Last month Clemens Vasters wrote a blog post entitled Autonomy isn't Autonomy - and a few words about Caching where he talks about "autonomous" services and data caching. He wrote

A question that is raised quite often in the context of "SOA" is that of how to deal with data.  Specifically, people are increasingly interested in (and concerned about) appropriate caching strategies
By autonomous computing principles the left shape of the service is "correct". The service is fully autonomous and protects its state. That’s a model that’s strictly following the Fiefdoms/Emissaries idea that Pat Helland formulated a few years back. Very many applications look like the shape on the right. There are a number of services sticking up that share a common backend store. That’s not following autonomous computing principles. However, if you look across the top, you'll see that the endpoints (different colors, different contracts) look precisely alike from the outside for both pillars. That’s the split: Autonomous computing talks very much about how things are supposed to look behind your service boundary (which is not and should not be anyone’s business but yours) and service orientation really talks about you being able to hide any kind of such architectural decision between a loosely coupled network edge. The two ideas compose well, but they are not the same, at all.

However, I digress. Coming back to the data management issue, it’s clear that a stringent autonomous computing design introduces quite a few challenges in terms of data management. Data consolidation across separate stores for the purposes of reporting requires quite a bit of special consideration and so does caching of data. When the data for a system is dispersed across a variety of stores and comes together only through service channels without the ability to freely query across the data stores and those services are potentially “far” away in terms of bandwidth and latency, data management becomes considerably more difficult than in a monolithic app with a single store. However, this added complexity is a function of choosing to make the service architecture follow autonomous computing principles, not one of how to shape the service edge and whether you use service orientation principles to implement it.
Generally, my advice with respect to data management in distributed systems is to handle all data explicitly as part of the application code and not hide data management in some obscure interception layer. There are a lot of approaches that attempt to hide complex caching scenarios away from application programmers by introducing caching magic on the call/message path. That is a reasonable thing to do, if the goal is to optimize message traffic and the granularity that that gives you is acceptable. I had a scenario where that was a just the right fit in one of my last newtelligence projects. Be that as it may, proper data management, caching included, is somewhat like the holy grail of distributed computing and unless people know what they’re doing, it’s dangerous to try to hide it away.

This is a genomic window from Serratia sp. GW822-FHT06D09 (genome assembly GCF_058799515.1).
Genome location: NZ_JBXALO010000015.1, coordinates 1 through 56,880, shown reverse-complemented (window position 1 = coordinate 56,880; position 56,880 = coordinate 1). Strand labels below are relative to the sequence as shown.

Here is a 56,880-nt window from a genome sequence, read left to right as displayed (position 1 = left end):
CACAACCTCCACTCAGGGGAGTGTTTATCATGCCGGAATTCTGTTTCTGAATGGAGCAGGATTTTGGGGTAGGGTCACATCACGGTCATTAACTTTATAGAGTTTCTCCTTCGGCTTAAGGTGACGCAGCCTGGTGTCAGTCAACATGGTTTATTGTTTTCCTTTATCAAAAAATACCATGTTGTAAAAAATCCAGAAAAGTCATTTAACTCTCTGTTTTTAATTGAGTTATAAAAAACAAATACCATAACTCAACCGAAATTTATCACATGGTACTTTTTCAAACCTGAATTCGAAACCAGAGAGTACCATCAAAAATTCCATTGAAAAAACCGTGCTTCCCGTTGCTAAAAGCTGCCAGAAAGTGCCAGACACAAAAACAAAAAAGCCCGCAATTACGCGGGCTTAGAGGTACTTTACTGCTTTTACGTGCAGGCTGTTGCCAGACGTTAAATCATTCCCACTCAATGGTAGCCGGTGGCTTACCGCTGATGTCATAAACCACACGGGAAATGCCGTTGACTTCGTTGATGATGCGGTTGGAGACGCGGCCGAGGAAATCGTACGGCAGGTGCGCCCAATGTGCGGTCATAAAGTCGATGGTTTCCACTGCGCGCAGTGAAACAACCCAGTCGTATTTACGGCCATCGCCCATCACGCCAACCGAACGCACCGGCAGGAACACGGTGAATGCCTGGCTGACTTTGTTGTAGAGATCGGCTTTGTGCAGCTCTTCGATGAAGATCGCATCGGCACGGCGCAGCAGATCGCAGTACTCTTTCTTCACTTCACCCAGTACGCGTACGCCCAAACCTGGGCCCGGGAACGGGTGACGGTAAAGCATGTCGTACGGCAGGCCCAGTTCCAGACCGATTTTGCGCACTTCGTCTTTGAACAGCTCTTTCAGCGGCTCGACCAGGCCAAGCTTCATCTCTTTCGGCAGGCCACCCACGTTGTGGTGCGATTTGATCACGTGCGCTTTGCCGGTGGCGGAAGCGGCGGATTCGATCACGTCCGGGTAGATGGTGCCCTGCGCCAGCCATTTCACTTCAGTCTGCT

That said, I believe that it is worth a thought to make caching a first-class consideration in any distributed system where data flows across boundaries. If it’s known at the data source that a particular record or set of records won’t be updated until 1200h tomorrow (many banks, for instance, still do accounting batch runs just once or twice daily) then it is helpful to flow that information alongside the data to allow any receiver determine the caching strategy for the particular data item(s).

Service autonomy is one topic where I still have difficulty in striking the right balance. In an ideal SOA world, you have a mesh of interconnected services which depend on each other to perform their set tasks. The problem with this SOA ideal is that it introduces dependencies. If you are building an online service, dependencies mean that sometimes you'll be woken up by your pager at 3AM in the morning and it's somebody else's fault not yours. This may encourage people who build services to shun dependencies and build self-contained web applications which reinvent the wheel instead of utilizing external services. I'm still trying to decide if this is a bad thing or not.

As for Clemens' comments on caching and services, I find it interesting how even WS-* gurus inadvertently end up articulating the virtues of HTTP's design and the REST architectural style when talking about best practices for building services. I wonder if we will one day see WS-* equivalents of ETags and If-Modified-Since. WS-Caching anyone? :)


Wednesday, July 12, 2006 9:26:19 PM (GMT Daylight Time, UTC+01:00)
Ohh, Dare, please don't encourage them on more WS-* madness :)
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